3. Seek Black Spaces and Be Unapologetic About It—You deserve to be in a space where you do not have to explain your trauma. You deserve to be in a space where you can rage, grieve, and also be rejuvenated by those to whom you do not have to explain or justify your lived experiences. Do not feel obligated to let anyone in those sacred spaces as true allies will want you to have them, will honor them, and will do whatever they can to protect them for you
4. Do Not Feel Guilty About How You Resist, or Guilt Other Black Folx in the Way They Do So---resistance looks different for all of us. How we need to show our righteous/justified rage at a system that sanctions our deaths (COVID, death by cop, the slow death of mass incarceration and disproportionate sentencing, etc) , is our own. For some, resistance is being in the classroom educating the next generation of Black folx and letting them know they matter and deserve to be here. For others, resistance is holding political office so they can fight against their counterparts who continue to try to enact laws that will further disenfranchise and marginalize us. For others, it is being in the boardroom and pushing for the hiring and promotion of other Black folx so that decisions that are made will positively impact us. For others, it is taking to the streets---letting the world know that it needs to Stop Killing Us. All forms of resistance deserve to be respected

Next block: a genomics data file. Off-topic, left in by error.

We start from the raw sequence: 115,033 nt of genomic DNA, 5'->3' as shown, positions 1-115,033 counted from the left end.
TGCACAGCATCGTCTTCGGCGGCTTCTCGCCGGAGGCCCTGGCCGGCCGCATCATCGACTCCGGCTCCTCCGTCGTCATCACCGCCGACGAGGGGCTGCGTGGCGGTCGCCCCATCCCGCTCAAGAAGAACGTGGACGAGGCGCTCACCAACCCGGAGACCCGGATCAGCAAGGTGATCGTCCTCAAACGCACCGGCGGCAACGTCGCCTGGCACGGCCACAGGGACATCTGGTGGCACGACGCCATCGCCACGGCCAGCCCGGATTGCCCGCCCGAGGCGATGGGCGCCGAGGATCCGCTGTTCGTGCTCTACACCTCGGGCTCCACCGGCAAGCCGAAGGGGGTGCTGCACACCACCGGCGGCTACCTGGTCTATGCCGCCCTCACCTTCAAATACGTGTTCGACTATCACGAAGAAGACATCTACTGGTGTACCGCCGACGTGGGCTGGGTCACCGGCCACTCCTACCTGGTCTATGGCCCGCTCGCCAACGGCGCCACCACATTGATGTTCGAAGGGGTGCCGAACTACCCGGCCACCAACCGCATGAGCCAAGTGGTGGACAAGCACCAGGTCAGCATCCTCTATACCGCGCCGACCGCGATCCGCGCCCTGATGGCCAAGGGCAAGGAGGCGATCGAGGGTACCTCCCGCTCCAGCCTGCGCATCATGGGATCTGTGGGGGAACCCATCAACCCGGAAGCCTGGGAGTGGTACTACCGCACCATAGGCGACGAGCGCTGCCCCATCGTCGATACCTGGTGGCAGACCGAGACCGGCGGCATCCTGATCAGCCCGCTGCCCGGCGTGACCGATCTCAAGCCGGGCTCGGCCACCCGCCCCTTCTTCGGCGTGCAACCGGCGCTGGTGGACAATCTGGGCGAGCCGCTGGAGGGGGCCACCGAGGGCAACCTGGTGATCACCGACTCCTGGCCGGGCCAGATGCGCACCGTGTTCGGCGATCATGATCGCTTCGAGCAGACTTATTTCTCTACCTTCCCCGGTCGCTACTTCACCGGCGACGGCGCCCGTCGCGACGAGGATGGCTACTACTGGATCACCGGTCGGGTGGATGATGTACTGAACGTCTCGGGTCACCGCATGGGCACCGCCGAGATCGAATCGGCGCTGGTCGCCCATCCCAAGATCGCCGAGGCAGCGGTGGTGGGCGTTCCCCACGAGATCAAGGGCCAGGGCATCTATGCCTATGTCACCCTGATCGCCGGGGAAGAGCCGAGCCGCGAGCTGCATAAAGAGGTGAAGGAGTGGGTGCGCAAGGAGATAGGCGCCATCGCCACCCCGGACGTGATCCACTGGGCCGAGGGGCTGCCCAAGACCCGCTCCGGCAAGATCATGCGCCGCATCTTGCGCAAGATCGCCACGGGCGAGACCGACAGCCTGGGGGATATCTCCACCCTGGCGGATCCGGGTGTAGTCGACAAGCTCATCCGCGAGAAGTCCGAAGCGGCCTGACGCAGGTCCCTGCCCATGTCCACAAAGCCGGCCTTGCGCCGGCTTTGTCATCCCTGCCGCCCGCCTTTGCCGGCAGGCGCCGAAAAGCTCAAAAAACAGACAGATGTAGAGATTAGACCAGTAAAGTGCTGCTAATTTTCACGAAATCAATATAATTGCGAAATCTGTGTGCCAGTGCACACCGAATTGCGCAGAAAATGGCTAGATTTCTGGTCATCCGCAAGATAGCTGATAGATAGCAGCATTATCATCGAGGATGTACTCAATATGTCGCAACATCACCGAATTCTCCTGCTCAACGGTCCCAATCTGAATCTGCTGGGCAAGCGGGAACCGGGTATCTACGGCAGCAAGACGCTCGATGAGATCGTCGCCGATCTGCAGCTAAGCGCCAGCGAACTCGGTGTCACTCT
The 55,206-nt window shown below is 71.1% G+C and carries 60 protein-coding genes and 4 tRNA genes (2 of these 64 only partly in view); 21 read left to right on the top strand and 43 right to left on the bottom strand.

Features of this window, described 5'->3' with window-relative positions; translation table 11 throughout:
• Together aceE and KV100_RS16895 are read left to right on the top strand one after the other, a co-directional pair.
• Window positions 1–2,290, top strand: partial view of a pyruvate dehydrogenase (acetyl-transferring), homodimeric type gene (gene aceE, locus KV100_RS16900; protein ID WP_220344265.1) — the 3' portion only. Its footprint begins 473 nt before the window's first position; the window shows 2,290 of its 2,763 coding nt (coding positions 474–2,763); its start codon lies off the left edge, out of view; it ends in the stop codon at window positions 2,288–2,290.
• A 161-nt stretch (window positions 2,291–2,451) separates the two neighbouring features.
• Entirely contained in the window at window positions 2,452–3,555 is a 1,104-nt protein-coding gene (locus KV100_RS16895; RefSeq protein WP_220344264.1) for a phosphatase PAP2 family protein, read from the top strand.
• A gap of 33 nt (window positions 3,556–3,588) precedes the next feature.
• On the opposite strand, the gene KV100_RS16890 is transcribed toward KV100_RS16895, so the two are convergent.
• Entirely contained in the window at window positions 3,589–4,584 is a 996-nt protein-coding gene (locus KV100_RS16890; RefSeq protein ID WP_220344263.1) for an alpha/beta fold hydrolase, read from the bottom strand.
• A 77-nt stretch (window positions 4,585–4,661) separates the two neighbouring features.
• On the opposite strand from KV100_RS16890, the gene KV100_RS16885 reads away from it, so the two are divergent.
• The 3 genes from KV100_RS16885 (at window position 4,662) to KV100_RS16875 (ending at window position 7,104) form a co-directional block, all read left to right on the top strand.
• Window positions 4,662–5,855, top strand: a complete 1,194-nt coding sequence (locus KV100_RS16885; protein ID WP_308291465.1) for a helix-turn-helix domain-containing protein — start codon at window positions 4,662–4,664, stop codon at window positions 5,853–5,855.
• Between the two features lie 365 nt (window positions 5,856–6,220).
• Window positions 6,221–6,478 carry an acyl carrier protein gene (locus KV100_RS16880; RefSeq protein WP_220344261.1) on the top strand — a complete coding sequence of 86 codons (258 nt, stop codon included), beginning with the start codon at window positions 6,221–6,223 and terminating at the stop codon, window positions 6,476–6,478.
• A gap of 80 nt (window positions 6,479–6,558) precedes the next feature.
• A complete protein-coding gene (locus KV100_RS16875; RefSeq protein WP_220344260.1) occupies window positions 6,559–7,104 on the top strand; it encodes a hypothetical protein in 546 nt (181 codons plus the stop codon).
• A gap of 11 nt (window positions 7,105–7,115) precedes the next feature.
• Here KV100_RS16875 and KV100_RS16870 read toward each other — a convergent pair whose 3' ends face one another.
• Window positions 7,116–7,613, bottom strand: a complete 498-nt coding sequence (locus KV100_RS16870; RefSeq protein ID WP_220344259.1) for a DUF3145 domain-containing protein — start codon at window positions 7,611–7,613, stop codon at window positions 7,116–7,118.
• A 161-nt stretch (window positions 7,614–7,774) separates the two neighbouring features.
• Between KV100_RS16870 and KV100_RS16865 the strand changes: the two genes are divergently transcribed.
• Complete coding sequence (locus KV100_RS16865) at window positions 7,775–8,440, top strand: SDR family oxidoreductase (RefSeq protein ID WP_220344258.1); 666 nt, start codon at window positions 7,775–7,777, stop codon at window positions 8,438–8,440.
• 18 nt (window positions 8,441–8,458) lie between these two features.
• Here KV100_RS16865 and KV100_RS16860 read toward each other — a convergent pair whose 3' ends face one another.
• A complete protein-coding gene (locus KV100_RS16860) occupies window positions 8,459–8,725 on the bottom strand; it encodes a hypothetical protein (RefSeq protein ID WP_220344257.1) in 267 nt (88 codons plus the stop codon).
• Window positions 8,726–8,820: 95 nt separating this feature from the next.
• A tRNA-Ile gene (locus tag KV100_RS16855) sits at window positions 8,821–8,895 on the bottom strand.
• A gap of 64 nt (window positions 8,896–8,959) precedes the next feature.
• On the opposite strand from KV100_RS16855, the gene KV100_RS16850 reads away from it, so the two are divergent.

5. Take a Break---others will question why you are stepping away. Not thinking that you are never fully away because you LIVE in Black skin and the societal oppression towards you never ends. It is okay to turn off the television. It is okay to not engage in discussions on social media (see items 1 & 2). It is okay to not participate in that protest because your mind and soul are weary. You cannot continue to fight a battle if you are not mentally, physically, emotionally, and spiritually well
6. Go to Therapy---Therapy IS for us. There should never be this expectation that you should “push-through” pain. There should never be this stigma about you accessing supports that can help you figure out how to navigate in a world that devalues you. Natural resilience should not negate professional support. Find that therapist who supports your coping and who also does not expect you to explain/justify your pain
7. Find Joy---in these moments, we think that joy is not allowed. But there is joy in our Blackness---from our music, to our culture, to our written word, to how we engage in community. In a world that daily seeks to devalue us, we deserve to revel in moments of Black Folx Joy. Find it. Celebrate it. Embrace it.
Dr. Dent is a licensed psychologist. Her hardest job is being a Black Woman who centers the experiences of Black women and girls. She is angry. She is grieving. She has been banning people from her social media platforms, protesting, taking breaks, and spending time with her family within sacred Black spaces which bring her joy.